Nov. 3 (Bloomberg) — Freeport-McMoRan Copper & Gold Inc.’s Grasberg mine in Indonesia is producing 5 percent of its capacity of 230,000 tons of ore per day, a mining official said.
“Their milling operations have been suspended because pipelines were cut,” Thamrin Sihite, director general of mineral resources and coal at the Energy Ministry, said.
Ramdani Sirait, Freeport’s spokesman in Indonesia, didn’t answer telephone calls or reply to mobile-phone text messages seeking confirmation.
Phoenix-based Freeport said in a statement Nov. 1 it stopped milling operations at Grasberg since Oct. 22 because of damaged pipelines. Its Indonesian unit processed an average of about 120,000 metric tons of ore a day in October, 31 percent less than the daily rate planned for the fourth quarter, according to the statement.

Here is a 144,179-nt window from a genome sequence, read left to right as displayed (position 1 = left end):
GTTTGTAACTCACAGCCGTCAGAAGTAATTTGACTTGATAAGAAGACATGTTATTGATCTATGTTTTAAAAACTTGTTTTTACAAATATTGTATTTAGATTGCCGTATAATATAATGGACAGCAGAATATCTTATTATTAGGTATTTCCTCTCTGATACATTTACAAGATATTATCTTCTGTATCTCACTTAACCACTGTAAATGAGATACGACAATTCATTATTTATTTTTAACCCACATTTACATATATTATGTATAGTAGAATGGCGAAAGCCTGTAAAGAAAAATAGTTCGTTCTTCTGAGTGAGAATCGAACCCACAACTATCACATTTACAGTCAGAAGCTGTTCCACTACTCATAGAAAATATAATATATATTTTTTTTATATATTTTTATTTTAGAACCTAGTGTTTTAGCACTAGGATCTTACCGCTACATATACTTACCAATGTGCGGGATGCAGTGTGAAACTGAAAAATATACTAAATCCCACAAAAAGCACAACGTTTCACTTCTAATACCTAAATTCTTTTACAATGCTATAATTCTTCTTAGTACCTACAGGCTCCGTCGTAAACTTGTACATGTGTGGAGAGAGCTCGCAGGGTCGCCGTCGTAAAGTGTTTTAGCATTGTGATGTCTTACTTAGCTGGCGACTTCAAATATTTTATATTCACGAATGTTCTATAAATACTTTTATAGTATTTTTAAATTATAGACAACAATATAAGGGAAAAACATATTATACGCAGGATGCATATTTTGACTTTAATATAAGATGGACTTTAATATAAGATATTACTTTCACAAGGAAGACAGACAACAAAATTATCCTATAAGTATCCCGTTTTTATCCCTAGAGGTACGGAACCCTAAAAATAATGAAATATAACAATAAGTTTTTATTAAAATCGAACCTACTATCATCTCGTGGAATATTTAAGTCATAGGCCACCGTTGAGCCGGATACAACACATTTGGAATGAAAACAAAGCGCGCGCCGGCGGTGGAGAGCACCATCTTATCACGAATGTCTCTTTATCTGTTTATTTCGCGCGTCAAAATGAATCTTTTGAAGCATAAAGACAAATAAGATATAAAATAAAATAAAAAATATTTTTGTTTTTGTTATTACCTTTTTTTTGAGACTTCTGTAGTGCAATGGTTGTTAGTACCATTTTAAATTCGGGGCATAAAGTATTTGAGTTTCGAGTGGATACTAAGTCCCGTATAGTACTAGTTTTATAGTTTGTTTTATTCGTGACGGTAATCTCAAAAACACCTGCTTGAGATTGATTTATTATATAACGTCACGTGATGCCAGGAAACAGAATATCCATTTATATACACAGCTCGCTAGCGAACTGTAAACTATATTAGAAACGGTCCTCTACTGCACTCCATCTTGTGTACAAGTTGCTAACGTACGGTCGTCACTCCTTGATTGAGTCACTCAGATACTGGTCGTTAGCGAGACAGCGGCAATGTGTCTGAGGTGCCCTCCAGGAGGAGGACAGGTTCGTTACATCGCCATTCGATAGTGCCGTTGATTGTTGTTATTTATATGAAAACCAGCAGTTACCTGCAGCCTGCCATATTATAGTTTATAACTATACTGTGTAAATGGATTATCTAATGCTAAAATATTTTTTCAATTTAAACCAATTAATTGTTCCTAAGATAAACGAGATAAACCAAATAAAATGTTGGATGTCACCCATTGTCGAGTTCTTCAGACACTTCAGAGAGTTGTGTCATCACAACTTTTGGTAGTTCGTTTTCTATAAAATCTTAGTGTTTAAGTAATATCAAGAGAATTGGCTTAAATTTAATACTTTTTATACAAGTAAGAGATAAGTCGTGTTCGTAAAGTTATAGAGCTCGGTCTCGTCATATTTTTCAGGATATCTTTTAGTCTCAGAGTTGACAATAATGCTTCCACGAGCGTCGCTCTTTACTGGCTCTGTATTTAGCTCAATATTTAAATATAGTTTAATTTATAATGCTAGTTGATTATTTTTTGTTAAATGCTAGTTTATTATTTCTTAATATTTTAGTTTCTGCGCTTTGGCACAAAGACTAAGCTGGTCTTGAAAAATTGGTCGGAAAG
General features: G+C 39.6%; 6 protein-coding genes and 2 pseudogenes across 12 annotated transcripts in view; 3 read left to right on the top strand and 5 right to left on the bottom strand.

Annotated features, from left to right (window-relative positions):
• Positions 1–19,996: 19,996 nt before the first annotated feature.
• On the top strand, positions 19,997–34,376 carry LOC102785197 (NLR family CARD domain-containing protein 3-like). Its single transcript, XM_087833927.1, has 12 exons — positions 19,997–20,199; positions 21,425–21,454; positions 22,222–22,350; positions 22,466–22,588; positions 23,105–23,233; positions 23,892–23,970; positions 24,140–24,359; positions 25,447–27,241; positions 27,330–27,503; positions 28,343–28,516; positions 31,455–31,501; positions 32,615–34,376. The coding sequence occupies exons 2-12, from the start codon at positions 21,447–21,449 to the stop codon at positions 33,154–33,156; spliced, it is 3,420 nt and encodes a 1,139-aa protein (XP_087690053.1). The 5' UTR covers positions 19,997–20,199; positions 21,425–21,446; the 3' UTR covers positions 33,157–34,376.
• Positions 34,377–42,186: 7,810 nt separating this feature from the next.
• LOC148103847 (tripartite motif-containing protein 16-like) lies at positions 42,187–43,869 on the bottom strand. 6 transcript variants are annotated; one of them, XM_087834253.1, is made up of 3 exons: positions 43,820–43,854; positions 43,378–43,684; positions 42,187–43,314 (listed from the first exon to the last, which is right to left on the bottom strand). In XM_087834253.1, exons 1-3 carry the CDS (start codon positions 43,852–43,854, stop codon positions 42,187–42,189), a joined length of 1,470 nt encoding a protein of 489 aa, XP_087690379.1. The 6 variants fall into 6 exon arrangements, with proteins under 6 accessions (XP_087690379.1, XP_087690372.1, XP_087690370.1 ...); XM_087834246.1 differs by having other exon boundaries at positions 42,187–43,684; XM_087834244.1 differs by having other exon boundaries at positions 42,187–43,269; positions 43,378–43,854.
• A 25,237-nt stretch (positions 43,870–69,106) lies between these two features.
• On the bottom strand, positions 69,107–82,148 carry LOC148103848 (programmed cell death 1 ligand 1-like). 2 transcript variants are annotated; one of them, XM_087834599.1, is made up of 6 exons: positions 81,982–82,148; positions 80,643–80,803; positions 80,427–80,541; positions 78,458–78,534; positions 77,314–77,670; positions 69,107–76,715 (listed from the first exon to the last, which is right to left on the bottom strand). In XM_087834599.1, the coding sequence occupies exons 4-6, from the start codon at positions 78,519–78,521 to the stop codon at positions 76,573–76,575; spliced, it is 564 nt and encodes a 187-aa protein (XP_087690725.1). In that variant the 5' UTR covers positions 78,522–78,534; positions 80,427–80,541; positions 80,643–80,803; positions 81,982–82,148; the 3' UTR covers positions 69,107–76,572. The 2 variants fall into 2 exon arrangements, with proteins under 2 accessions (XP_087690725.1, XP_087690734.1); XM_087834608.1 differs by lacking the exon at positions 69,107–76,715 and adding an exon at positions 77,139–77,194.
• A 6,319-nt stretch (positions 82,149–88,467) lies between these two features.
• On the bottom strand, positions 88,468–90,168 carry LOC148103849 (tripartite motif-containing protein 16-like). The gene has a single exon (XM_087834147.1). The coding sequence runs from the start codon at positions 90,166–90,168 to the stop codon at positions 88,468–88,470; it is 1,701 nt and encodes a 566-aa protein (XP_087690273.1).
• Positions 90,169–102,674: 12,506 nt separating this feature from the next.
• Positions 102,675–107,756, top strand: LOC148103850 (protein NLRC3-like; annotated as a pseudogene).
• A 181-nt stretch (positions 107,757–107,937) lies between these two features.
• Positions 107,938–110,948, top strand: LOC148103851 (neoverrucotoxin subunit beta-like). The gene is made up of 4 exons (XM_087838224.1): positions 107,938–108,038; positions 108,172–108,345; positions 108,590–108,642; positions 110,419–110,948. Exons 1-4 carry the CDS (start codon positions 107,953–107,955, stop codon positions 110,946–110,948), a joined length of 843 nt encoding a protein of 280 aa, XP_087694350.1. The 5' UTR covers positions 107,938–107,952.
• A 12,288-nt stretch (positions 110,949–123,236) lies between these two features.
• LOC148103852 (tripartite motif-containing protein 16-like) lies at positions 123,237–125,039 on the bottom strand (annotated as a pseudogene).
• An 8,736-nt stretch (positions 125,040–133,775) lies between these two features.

Milling, the processing of ore to prepare it for shipment to smelters, was suspended at Grasberg after concentrate pipelines were damaged during protests related to a labor strike at the mine. While the company had started repairs, it wasn’t able to fully access the affected areas because of road blockages by striking workers, the company said.
About 8,000 workers at Grasberg, which has the world’s largest recoverable reserves of copper, have been on strike since Sept. 15 demanding an increase in pay.
Freeport said on Oct. 26 it had declared force majeure on some sales agreements because of the work stoppage.